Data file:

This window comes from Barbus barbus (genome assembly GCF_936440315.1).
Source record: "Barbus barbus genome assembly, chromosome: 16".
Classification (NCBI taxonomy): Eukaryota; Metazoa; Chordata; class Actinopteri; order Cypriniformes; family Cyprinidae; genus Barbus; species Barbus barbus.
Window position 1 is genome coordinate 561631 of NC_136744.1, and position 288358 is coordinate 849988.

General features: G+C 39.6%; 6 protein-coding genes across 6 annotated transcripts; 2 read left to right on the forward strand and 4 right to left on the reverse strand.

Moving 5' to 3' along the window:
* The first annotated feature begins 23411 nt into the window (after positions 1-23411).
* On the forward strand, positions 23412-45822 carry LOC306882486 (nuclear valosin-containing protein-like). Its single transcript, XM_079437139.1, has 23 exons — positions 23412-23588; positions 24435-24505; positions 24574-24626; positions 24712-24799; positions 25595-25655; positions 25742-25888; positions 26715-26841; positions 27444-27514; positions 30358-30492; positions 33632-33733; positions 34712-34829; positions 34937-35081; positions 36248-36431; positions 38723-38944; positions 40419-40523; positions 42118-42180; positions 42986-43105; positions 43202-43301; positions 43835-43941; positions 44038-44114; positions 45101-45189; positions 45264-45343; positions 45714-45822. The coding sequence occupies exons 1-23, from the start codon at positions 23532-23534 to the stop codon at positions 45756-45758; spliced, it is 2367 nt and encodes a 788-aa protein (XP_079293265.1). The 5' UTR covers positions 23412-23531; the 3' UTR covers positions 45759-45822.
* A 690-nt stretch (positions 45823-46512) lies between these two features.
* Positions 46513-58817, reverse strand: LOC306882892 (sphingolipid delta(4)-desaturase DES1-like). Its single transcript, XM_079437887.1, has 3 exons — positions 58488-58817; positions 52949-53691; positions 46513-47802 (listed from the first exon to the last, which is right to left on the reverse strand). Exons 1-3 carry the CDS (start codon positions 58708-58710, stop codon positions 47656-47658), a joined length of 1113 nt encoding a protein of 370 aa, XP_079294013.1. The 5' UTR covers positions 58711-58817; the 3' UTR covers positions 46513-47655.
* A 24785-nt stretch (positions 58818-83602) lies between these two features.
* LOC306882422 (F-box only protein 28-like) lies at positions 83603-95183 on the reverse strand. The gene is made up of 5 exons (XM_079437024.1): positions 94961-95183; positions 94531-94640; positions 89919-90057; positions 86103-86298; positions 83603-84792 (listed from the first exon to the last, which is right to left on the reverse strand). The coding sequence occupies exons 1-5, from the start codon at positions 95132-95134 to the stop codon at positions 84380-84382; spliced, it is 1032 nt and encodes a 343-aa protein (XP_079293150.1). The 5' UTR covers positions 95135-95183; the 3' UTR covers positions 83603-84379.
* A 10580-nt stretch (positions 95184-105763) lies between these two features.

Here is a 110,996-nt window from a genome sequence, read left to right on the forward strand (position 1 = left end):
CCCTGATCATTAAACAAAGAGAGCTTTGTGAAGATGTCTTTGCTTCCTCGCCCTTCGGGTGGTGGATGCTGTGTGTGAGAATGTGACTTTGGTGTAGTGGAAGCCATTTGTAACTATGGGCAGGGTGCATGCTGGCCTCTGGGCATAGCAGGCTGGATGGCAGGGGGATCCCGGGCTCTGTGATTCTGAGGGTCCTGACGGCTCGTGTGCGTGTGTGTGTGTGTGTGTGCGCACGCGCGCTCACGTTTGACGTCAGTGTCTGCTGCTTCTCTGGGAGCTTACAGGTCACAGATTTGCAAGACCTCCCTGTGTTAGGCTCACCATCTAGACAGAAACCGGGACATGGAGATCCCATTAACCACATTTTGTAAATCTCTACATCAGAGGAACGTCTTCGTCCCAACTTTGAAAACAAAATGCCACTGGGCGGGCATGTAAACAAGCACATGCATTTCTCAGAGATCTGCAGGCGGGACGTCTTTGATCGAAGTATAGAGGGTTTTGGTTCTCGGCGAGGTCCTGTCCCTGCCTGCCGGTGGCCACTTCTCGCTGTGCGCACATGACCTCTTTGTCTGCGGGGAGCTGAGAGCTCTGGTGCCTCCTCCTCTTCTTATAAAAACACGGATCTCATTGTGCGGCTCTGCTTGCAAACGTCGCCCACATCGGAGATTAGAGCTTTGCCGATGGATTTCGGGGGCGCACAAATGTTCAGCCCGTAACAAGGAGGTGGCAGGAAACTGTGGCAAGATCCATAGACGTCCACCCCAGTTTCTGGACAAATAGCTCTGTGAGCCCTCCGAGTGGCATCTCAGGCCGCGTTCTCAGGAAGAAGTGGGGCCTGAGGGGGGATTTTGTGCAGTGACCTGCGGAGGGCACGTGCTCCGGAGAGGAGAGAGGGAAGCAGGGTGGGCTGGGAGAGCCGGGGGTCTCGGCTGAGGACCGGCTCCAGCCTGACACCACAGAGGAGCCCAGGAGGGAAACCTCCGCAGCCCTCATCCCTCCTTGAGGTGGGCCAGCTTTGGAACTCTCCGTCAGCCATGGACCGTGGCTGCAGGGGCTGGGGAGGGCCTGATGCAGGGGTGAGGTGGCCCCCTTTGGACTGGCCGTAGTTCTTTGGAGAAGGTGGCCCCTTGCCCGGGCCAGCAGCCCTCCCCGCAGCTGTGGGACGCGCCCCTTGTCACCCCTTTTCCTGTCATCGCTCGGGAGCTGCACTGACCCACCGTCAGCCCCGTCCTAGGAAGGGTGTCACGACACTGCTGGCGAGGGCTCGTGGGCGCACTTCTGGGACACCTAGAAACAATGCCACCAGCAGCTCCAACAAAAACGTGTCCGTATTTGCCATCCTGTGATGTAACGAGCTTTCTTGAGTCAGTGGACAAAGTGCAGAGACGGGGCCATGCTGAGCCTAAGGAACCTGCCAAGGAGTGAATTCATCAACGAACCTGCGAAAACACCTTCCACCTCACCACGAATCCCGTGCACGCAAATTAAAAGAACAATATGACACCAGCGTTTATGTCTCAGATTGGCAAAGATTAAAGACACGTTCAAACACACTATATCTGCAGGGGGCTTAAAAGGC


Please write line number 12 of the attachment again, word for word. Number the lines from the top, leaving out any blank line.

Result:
* LOC306882422 (F-box only protein 28-like) lies at positions 83603-95183 on the reverse strand. The gene is made up of 5 exons (XM_079437024.1): positions 94961-95183; positions 94531-94640; positions 89919-90057; positions 86103-86298; positions 83603-84792 (listed from the first exon to the last, which is right to left on the reverse strand). The coding sequence occupies exons 1-5, from the start codon at positions 95132-95134 to the stop codon at positions 84380-84382; spliced, it is 1032 nt and encodes a 343-aa protein (XP_079293150.1). The 5' UTR covers positions 95135-95183; the 3' UTR covers positions 83603-84379.